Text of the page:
Why Paris matters: peacemaking means responding to climate change
If you want to cultivate peace, protect creation. This was the theme of Pope Benedict XVI’s World Day of Peace message in 2010. These words bear special resonance today, on the eve of the upcoming climate change summit in Paris, which is shaping up to be one of the most important summit of our century.
And yet, in light of the recent mayhem and bloodshed on the streets of Paris, some wonder if the emphasis on the climate change summit is misplaced. They wonder if Paris—and the world as whole—doesn’t have more important, more urgent problems to deal with.
But this kind of thinking has it backwards. It isn’t easy to assess the death toll from climate change, but one this is certain: it is far higher than the death toll from terrorism. A comprehensive study from DARA International, an independent reseacrch organization committed to improving the quality and effectiveness of humanitarian action, claimed that climate change is already killing 400,000 a year. This figure will rise to 700,000 by 2030. And when we add in the pollution from high-carbon energy system, the final death toll rises to a staggering 6 million a year.
Plus, as recent events make painfully clear, there is a direct link between climate change and political unrest. The war in Syria has many fathers. But one of these is surely climate change. It is no coincidence that Syria suffered its worst drought and most severe crop failure in recorded history over the period 2006-10—possibly even the worst since the dawn of agricultural civilization.
To take another example: in the Sahel region—a dry zone in West Africa between the Sahara and the tropics—the encroaching desert is leading to clashes between farmers and pastoralists, which takes on an unfortunate religious dimension. This collision combined with dimming economic prospects provides fuel for terrorist groups like Boko Haram. And on the other side of the continent, the drying lands in the Horn of Africa are also proving to be breeding grounds for violence, terrorism and instability.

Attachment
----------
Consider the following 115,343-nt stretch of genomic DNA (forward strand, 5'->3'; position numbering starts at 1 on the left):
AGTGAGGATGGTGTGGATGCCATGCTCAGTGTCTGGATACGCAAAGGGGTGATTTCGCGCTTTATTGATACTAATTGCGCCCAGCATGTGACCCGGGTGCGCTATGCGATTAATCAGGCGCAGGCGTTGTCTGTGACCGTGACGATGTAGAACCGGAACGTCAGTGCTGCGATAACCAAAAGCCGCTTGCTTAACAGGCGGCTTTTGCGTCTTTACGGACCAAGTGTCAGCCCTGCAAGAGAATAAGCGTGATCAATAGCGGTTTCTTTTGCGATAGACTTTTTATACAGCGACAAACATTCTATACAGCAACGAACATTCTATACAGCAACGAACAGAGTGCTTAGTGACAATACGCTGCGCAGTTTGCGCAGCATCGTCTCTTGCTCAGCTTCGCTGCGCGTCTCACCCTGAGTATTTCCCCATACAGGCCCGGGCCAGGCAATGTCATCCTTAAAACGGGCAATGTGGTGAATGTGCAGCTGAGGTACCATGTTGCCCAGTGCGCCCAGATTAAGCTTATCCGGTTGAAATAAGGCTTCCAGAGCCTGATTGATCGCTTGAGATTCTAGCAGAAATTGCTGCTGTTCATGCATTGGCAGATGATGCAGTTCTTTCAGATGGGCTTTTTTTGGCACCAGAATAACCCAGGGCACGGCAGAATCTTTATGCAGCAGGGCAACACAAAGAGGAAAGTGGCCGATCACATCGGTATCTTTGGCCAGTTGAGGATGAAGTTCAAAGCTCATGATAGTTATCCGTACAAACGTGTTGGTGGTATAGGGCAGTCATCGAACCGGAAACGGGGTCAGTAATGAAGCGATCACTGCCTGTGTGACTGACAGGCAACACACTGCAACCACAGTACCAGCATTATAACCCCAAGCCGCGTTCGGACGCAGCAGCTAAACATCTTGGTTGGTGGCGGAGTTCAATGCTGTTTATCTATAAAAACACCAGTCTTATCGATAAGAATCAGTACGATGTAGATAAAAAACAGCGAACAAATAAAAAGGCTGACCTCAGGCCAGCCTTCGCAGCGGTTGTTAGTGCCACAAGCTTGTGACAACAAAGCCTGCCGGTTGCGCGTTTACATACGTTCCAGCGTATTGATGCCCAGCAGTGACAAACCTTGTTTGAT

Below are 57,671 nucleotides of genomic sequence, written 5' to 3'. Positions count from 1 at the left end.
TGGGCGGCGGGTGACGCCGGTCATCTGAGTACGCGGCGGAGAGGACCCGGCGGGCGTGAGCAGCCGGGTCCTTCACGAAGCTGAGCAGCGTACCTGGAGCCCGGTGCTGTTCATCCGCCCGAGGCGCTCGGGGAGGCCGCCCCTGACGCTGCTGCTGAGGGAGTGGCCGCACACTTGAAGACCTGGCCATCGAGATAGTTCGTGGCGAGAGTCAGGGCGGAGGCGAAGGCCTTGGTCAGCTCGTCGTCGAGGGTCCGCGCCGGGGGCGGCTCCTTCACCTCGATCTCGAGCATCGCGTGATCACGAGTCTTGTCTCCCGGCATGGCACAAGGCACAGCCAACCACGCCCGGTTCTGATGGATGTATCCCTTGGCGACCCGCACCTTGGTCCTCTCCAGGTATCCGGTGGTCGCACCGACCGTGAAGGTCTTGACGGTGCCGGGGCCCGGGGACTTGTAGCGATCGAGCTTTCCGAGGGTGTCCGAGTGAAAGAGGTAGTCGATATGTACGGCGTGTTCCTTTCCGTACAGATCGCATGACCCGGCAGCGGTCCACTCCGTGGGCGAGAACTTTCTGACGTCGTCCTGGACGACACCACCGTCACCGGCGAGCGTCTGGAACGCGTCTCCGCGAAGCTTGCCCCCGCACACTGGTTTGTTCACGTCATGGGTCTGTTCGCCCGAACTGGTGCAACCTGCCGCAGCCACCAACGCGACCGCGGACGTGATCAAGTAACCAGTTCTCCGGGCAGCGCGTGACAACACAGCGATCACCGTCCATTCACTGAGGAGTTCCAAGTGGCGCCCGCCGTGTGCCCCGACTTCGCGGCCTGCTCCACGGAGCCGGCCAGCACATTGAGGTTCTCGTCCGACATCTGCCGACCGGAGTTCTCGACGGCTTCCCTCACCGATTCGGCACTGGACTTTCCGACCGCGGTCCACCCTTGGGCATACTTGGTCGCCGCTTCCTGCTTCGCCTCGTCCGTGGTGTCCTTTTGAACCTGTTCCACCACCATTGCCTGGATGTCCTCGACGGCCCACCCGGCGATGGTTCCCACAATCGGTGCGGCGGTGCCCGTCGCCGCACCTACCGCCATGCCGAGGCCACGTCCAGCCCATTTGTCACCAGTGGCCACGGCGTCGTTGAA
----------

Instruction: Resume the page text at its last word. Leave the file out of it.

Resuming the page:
History teaches us a valuable lesson in this regard. Over the course of human civilization, shifts in climate have been associated with conflict, societal disruption, and even societal collapse. The experience of the ancient near east, or the Mayan empire, offers many cautionary tales. As does more recent history. In his magisterial Global Crisis: War, Climate Change and Catastrophe in the Seventeenth Century, the historian Geoffrey Parker traces the upsurge in conflict in the 17th century—50 revolts, revolutions and civil wars between 1618 and 1688—to the deep chill that enveloped the northern hemisphere at this time. And when these kinds of tensions arise, religious tolerance is often the first casualty. Religious historian Philip Jenkins links the dramatic deterioration in relations between Christians, Muslims and Jews in the 14th century to climatic shifts across Eurasia.
Yet this argument opens itself up to an objection—the notion that past is not prologue, that our modern societies are far more resilient than in the past, meaning that we can cope with climatic shifts without resorting to conflict and chaos.
This objection does not hold, for two important reasons.
The first is that the regions of the world most vulnerable to climate change are regions already prone to instability. So far, the burning of fossil fuels has increased global temperatures by about 1 degree Celsius since the industrial revolution. It is not surprising that the first regions to feel the full force of climate change are drought-prone regions like the Sahel, the Horn of Africa, and Mediterranean basin—southern Europe, North Africa, and countries like Turkey, Syria, Israel and Jordan. Clearly, there is a huge overlap between political and climatic hotpots. This is a tinderbox that could be set off by the slightest flame.